What are the chances that a 1988 Mazda RX-7 will run after sitting in the same place for about 16 years?
If the motor ain't locked up, we have a chance. You might pull the plug before turning and squirt something in there before turning. If it is locked up, you could take it apart and examine what? but the running seals wear out quickly, see, regular pistons go up and come down, able to cool in the process...this design is 'balls to the wall' and tends to burn up what would be piston rings on a conventional engine. These have alwasys been impressive, but ultimately begin a smokin',,,here's your chance to get your hands dirty rebulilding on your kitchen table as these are SMALL for the power. I love this design and was given a clear model of this WANKEL engine at the age of four.
Impressive acceleration! always been impressed with these. could just turn the key. Maybe she'll kick 'round and 'round.
You see, I'm 16, i don't know how to do any of that stuff. And my dad would probably mess it up more if he tries anything. That's my problem.
But thanks for the suggestions
These are cool. Expect to rebuild the engine A LOT. Get used to it if you own one. hopefully will not be a 'factory smoker' (a joke, the name of a cigar from the 20s), but accurate as these were never designed with lasting power in mind. good luck my friend, I'd buy it, but my wife would serve my balls with pasta.
These are Easy! totally less moving parts than an old piston engine....and simple. so you're sixteen...cool, nows the time while you still have an open mind. If you love chess and are good fixing things probably can do this yourself- take the ASVAB (armed services vocational aptitude battery) it was by taking this test (came up number 2 of the group) was able to realize the common sense mechanical nature of things- give it a shot, if you fall on your face, you can always SELL the thing!
my neighbor lady had a car powered by a wanker so she claimed i was just a kid , always said " hi sonney going shopping got the wanker in my car by,by" and her and her old man would drive away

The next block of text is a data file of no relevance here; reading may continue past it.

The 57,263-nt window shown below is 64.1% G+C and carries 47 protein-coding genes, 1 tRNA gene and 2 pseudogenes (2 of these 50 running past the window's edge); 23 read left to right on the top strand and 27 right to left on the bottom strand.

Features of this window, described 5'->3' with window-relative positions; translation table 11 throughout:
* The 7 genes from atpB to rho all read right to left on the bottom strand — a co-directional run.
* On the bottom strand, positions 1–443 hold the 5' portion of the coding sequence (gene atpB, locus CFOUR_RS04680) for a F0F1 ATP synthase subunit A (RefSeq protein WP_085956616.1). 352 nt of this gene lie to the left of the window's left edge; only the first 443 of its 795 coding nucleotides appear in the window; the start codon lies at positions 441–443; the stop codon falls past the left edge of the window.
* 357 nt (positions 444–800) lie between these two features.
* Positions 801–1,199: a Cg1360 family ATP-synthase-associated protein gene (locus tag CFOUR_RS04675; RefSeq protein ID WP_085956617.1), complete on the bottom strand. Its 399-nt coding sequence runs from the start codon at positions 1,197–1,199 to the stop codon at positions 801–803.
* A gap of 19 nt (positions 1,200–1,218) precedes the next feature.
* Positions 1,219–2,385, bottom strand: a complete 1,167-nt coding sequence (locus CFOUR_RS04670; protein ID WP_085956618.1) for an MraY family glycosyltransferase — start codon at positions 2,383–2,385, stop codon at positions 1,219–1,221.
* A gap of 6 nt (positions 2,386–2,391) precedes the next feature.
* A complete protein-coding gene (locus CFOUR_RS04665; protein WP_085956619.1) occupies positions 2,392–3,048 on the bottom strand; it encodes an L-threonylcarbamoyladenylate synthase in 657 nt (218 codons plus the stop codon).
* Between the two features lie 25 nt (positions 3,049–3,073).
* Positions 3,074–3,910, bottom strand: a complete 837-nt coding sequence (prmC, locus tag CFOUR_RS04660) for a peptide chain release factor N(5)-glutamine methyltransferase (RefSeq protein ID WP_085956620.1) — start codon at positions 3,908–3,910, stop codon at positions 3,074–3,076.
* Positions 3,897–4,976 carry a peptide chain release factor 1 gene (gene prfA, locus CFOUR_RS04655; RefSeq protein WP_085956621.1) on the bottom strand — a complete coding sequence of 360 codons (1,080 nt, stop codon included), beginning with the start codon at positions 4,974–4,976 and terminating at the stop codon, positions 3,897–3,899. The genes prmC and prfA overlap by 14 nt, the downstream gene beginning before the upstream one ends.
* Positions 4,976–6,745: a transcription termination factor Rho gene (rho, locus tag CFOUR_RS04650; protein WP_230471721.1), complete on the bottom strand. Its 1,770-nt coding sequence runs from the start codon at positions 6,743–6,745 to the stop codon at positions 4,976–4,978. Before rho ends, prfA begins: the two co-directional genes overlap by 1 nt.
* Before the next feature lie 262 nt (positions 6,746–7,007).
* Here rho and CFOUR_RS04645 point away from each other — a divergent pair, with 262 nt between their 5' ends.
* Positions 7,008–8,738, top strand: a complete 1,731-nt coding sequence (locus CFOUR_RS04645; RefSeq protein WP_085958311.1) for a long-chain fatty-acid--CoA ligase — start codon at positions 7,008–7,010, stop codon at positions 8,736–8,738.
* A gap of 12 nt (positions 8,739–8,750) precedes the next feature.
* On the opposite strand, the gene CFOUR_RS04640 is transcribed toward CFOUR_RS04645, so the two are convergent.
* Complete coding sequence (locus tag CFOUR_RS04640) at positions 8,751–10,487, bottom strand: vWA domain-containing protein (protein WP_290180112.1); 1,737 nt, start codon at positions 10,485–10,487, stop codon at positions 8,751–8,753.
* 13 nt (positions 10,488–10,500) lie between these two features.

with the modern materials, what would provide seals for space flight, you'd think a modern polyceramic would mesh nicely. It's only a max of 9000 rpm. This design is like a PUMP, pumpin' fuel on thru without rest. That is why it has such TREMENDOUS nonstop acceleration...very impressive...waiting for someone to realize we have the technology to fit these seals with these modern materials. I believe suzuki made a rotary engine model bike, or perhaps kawasaki?
Because it is hell and high water, it really hasn't got good fuel mileage, suprisingly--neither does my MINI, but if you really love a design, none of this matters~
Before trying firing it up, remove the spark plugs and squirt some motoroil in the spark plug holes. Make sure the (new) battery is fully charged and try to crank it with the spark plugs still removed and the injector and fuel pump fuses pulled. If the starter engages but it doesn't want to turn over you are best off taking the engine apart and rebuilding it. Chances are the apex seals have corroded onto the rotor and rotor housing. If it does spin freely do not start it up until you've totally cleaned out the fuel system from tank to injectors and have replaced the coolant and engine oil. Put in fresh spark plugs and wires and a new air filter. After all that you can try and really start her up. Remember that Wankel rotary engines need regular maintenance and that there is no such thing as overmaintenance for an RX-7. Oh, and before considering driving the car I would replace all four tyres and free up the brakes if I were you or you might end up not going anywhere or into someone elses car...
oh wait, yes there are two rotary cylinders, forgot the staggerd design. Not only the seals corroding and not being able to turn, the internal gear drive whines like a banshee, when it's working correctly. Now you'd have to cover your ears for the noise!
So its a good thing if it whines?
I've never heard properly running rotaries wail like that, maybe you heard one with a couple of buggered up bearings?
Lars, when I was four was given a clear model of a wankel engine as a gift, and there are INTERNAL gears! how do you think the power gets from the lobes to the crank. With a gear. Do gears make sound. yes they do. This is what they sound like, gears meshing under tremendous force. You'd know the sound if you heard it.
...well, like a jet engine, you can hear it trying to hold back under the tremendous power that is transfered to GEARS instead of reciprocating olde tyme ole engine 58 stylie~ You can HEAR the restrained power, and like a turboprop is there, and yes kind sireney. that's the way johnson rolls~
Actually the gears are static, power goes to what you call the crank via excentric lobes on the shaft (it is actually an excentric shaft). The gears merely provide a guide for the rotor to run in its epitrochoidal motion. The only time the gears actually whine are if they have a severe lack of lubrication. Unlike a turboprop there is no reduction box directly mounted on the end of its shaft.